Also built into the new device is Automatic Data Protection. When the battery drains to a certain level, all data is copied from the volatile 16MB RAM to a non-Volatile 16MB set aside for the purpose. In addition to the 16MB RAM there are 29MB of non-volatile RAM set aside for loading user data, like videos, databases, and MP3 files. All one will need do in case the battery runs down is recharge and all the data should be safe, something PDA users have been waiting for.

The unit contains the rest of usual stuff we've come to expect from the twist and flip line, including MP3, and a digital camera for stills and video on the hinge--in this case a VGA camera (300K pixels). It also includes something no other device has: both Bluetooth and 802.11b built in. So you can use WiFi in the office and at Starbucks, and your cell phone while away from these hot spots. Ideal. What we've all been waiting for.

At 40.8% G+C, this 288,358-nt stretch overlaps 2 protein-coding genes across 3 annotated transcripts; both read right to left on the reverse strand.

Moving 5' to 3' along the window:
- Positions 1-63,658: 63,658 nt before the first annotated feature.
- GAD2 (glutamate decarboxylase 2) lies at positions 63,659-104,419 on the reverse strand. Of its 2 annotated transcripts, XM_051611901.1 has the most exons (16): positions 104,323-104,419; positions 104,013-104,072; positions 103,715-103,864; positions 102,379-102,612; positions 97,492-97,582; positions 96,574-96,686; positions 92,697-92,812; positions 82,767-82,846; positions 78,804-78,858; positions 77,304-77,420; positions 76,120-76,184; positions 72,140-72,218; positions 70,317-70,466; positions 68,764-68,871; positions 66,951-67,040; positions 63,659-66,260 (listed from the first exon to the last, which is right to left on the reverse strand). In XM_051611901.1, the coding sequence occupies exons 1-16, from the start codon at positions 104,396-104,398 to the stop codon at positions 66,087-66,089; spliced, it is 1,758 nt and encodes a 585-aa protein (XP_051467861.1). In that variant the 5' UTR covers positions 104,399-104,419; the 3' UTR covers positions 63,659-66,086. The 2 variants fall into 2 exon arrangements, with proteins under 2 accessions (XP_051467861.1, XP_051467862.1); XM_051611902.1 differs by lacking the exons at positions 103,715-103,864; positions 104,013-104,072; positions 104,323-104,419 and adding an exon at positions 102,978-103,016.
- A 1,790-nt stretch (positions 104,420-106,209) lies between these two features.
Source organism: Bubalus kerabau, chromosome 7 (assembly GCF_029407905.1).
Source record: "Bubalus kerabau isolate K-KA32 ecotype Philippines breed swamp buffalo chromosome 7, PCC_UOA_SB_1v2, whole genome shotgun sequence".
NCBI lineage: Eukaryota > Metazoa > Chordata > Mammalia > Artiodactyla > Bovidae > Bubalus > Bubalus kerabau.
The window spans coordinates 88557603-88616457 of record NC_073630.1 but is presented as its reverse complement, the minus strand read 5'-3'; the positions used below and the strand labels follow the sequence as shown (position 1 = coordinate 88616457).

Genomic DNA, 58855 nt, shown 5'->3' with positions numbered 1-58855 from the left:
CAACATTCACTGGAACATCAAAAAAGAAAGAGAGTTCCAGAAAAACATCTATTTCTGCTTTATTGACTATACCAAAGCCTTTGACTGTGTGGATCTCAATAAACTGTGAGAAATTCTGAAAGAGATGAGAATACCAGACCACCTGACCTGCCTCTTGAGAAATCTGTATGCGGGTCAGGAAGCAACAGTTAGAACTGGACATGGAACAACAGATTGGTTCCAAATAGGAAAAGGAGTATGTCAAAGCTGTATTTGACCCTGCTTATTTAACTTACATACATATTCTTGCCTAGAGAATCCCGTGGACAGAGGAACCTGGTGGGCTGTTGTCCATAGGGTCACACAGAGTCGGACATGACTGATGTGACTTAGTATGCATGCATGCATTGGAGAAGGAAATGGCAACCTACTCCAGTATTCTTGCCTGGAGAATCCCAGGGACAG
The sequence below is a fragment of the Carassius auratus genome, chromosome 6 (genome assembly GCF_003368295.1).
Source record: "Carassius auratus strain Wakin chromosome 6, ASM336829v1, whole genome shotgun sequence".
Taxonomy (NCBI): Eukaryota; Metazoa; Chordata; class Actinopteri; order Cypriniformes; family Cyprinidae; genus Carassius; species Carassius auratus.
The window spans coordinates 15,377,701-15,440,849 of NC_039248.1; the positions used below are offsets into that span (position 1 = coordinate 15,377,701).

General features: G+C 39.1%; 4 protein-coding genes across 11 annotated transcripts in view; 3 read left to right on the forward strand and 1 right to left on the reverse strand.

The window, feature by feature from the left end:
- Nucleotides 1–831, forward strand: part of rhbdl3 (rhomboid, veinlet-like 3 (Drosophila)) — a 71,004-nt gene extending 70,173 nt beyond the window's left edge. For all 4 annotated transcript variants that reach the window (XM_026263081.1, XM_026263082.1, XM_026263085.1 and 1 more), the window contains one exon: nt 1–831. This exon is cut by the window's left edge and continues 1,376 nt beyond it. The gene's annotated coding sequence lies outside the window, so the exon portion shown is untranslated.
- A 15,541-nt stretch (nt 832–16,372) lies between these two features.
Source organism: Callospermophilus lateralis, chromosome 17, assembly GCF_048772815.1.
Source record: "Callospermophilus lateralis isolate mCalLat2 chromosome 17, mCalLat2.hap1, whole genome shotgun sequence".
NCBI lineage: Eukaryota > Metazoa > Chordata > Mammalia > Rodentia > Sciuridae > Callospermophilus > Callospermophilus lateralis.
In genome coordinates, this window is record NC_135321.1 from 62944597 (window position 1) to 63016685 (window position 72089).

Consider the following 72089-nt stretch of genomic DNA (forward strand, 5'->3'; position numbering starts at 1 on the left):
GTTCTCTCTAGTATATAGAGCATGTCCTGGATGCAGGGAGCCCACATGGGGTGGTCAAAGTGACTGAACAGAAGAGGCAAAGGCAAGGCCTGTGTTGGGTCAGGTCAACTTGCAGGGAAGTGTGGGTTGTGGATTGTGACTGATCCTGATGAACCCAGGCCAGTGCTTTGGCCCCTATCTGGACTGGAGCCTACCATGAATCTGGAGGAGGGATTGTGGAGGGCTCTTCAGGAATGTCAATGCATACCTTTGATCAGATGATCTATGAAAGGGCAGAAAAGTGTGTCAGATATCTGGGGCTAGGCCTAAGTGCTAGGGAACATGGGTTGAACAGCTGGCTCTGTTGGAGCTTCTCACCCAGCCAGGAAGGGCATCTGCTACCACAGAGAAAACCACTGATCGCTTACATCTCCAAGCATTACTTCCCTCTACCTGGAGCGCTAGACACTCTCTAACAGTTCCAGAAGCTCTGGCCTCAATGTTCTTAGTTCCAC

One of the obvious questions many will ask is whether the screen rotates to portrait mode; it does not. Instead, the Graffiti 2 area is stacked and off to the left or right, with the number entry area on top of the letter area.

The keyboard is waved, not unlike a drive in theater parking lot, allowing easier access to the keys. They've also included a number row across the top, something lacking on past Sony keyboards.

Across the front of the unit are a wheel for scrolling or pressing in to activate, and four buttons, for back, Web, email, and find. The stylus is accessed below on the right, and capture is under the screen. A cradle will be included, which is little more than a snap-on plastic base that only charges. A separate cable is included for HotSyncing, which attaches at left next to the power switch. Perhaps Sony is expecting a lot of users to wirelessly hot sync with either Bluetooth or 802.11b, which are built into more and more PCs.

New software features include quick access to files by tapping on the Memory Stick icon, which launches the file manager, and quick status check of the battery, also by tapping on the icon. The reset button is easily activated by the stylus tip, thank goodness.